7. Sub-section (1) of Section 328 contains the grounds on which a Council may be dissolved or superseded by the State Government, although its term has not expired. One of the grounds on which such an action may be taken is when it appears to the State Government that the President of the Council is not competent to perform or persistently makes default in the performance of the duties imposed on him or exceeds or abuses his powers or fails to carry out any order passed by the State Government and the Council has failed or neglected to take action against him. Now when an action is taken for dissolution or supersession of a Council under Sub-section (1) of Section 328 on the ground of incompetence of or abuse of powers by the President, it would be incongruous to hold that although the Council stands dissolved or superseded, the President continues in his full glory. The very object of dissolution or supersession in such a case is to remove the President who is incompetent or who is abusing his power. The dissolution or supersession of a Council, therefore, must necessarily lead to the vacation of the office by the President, otherwise the result would be that the dissolution or supersession would not meet the object for which it is provided for in Section 328. All powers and duties of a Council referred to in Clause (b) of Sub-section (6) of Section 328 must be construed in general terms to include every power and duty of any functionary acting for and on behalf of the Council. When the Council stands dissolved, all these powers which may have been previously exercised by the Council itself or by the President or by any Committee or other authorities can only be performed by the person or Committee appointed by the State Government in that behalf under Clause (b). In our opinion, 'dissolution of a Council must result in vacation of the office of President, even though this result is not specifically provided for in Sub-section (6).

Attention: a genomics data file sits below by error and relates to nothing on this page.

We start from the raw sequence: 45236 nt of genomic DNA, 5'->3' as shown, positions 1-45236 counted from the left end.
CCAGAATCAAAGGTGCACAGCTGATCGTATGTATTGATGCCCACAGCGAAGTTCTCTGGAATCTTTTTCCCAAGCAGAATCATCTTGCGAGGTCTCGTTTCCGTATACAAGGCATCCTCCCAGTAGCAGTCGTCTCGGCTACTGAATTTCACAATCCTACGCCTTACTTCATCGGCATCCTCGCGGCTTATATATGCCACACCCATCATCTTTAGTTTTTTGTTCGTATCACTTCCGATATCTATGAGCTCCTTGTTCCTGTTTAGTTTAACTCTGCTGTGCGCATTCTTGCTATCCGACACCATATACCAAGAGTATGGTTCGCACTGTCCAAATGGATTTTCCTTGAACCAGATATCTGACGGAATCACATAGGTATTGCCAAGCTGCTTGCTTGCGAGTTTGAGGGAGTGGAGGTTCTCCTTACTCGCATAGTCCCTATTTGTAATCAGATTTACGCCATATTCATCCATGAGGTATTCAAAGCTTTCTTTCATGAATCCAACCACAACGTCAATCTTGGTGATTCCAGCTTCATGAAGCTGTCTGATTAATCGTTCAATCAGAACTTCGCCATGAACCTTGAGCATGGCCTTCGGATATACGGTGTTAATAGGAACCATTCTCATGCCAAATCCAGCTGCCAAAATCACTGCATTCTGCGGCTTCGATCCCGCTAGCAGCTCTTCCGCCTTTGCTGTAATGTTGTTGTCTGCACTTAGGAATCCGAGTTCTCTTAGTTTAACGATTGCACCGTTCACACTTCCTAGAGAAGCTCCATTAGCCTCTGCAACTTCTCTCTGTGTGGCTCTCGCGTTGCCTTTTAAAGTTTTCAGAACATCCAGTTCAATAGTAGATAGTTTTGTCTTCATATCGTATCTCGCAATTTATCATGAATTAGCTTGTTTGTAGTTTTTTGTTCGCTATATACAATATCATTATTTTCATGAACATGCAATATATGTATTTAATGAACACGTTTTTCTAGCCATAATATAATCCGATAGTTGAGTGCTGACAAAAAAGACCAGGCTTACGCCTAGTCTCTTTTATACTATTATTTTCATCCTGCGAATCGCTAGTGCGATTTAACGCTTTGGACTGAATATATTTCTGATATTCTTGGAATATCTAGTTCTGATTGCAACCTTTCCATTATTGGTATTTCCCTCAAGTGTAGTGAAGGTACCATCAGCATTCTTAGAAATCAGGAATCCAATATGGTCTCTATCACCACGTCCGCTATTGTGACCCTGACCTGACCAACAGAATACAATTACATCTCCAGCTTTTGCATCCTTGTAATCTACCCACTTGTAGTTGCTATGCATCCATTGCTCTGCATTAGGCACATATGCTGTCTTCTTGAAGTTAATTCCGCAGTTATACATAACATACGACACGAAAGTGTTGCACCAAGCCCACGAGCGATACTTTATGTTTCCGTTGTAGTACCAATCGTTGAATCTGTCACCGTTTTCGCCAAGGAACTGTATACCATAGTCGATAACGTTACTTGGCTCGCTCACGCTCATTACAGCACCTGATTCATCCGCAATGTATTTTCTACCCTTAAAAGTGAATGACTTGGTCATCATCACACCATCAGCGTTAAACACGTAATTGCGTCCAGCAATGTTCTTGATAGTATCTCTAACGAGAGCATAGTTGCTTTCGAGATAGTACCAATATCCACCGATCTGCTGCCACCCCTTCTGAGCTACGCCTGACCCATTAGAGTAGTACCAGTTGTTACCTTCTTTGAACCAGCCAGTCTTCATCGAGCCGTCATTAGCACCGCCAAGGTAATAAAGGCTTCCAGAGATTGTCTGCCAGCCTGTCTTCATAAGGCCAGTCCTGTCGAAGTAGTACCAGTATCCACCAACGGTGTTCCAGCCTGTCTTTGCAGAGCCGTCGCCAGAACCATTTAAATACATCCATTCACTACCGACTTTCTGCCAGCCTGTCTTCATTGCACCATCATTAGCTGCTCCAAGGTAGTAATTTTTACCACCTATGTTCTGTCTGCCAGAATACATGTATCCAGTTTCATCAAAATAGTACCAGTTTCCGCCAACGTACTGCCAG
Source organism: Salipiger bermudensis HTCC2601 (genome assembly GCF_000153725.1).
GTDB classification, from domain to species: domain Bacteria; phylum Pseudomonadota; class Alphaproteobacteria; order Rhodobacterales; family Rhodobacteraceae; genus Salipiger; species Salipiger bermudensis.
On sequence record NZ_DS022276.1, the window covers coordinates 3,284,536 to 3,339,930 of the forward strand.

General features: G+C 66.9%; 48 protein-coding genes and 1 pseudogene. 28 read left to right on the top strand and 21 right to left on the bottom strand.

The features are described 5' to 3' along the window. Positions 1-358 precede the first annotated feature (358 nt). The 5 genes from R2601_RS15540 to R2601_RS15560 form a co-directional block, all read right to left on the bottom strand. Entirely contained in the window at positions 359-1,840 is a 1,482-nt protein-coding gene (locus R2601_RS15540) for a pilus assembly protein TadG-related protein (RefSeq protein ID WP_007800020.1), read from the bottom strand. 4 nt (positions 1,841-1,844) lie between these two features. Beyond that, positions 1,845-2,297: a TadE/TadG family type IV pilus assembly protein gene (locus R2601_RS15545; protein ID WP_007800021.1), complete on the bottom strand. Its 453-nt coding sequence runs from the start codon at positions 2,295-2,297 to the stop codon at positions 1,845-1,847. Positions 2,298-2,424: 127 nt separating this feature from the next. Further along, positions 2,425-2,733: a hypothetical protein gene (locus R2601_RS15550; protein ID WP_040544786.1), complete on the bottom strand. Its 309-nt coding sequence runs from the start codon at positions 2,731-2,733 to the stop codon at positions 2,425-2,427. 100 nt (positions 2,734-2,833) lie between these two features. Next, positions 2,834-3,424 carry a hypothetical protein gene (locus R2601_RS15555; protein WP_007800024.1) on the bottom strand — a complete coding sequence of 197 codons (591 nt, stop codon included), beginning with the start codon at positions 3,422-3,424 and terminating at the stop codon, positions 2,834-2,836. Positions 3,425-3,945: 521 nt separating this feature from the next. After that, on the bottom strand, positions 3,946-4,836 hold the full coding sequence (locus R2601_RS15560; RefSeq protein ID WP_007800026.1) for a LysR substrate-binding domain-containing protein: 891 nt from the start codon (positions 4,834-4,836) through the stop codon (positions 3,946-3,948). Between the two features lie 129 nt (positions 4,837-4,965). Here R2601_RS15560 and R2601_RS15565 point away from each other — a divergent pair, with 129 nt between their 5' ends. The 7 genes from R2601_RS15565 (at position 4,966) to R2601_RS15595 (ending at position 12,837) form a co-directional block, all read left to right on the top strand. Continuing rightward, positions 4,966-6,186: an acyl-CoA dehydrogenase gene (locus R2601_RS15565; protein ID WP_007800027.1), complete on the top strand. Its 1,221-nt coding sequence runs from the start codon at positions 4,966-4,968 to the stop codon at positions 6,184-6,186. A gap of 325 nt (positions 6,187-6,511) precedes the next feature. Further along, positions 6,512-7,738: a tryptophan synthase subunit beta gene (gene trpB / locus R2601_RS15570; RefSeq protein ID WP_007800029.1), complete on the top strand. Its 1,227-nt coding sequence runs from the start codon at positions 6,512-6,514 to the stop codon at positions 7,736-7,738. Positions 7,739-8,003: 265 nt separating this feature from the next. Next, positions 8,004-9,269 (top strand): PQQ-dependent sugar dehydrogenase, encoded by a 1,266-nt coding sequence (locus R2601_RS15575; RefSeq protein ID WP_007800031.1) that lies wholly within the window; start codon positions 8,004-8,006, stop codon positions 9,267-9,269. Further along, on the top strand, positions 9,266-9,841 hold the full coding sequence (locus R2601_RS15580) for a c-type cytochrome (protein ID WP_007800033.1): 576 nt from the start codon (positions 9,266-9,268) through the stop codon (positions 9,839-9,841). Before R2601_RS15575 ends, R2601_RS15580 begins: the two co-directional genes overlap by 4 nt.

8. It is not correct to say that even when a Council is dissolved the Municipality continues as a corporate body. We have already pointed out that a Municipality only means a local area notified under Section 5 for which a Council can be constituted. The corporate body is the Council and not the Municipality. When the Council is dissolved, the corporate body comes to an end and so there cannot be any President of such a non-existing body. Learned counsel for the petitioner has drawn our attention to Section 15 of the Act which provides for the effect of withdrawing the whole area comprised in any Municipality from the operation of the Act. One of the consequences provided in this section is that the President, Vice-presidents and Councillors of the Council shall vacate their offices. It is argued that where the intention of the Legislature was to provide that the President and the Vice-President shall vacate their offices, express provision was made to that effect and, as there is no such express provision in Section 328 (6), it cannot be held that the President vacates his office on dissolution of a Council. It is true that Section 15 expressly provides for vacation of office by President and Vice-President whereas there is no such express provision made in Section 328 (6), but this difference is not material, for the dissolution of a Council under Sections 36 and 328, as earlier seen, inevitably leads to the vacation of office by President, Vice-President and Councillors. Section 15, it may be noticed, does not expressly provide for dissolution of the Council, although that must follow from the withrawal of the whole area of a Municipality from the operation of the Act. Sections 36 and 328, on the other band, expressly provide for dissolution. All consequences inevitably flowing from dissolution including the vacation of office by President and Vice-President must follow, more so when the continuance of President and Vice-President may defeat the very object of dissolution under Section 328 (1) (b). Omission to provide expressly for vacation of office by President and Vice-president in Section 328 (6) only shows careless drafting and is not of any consequence.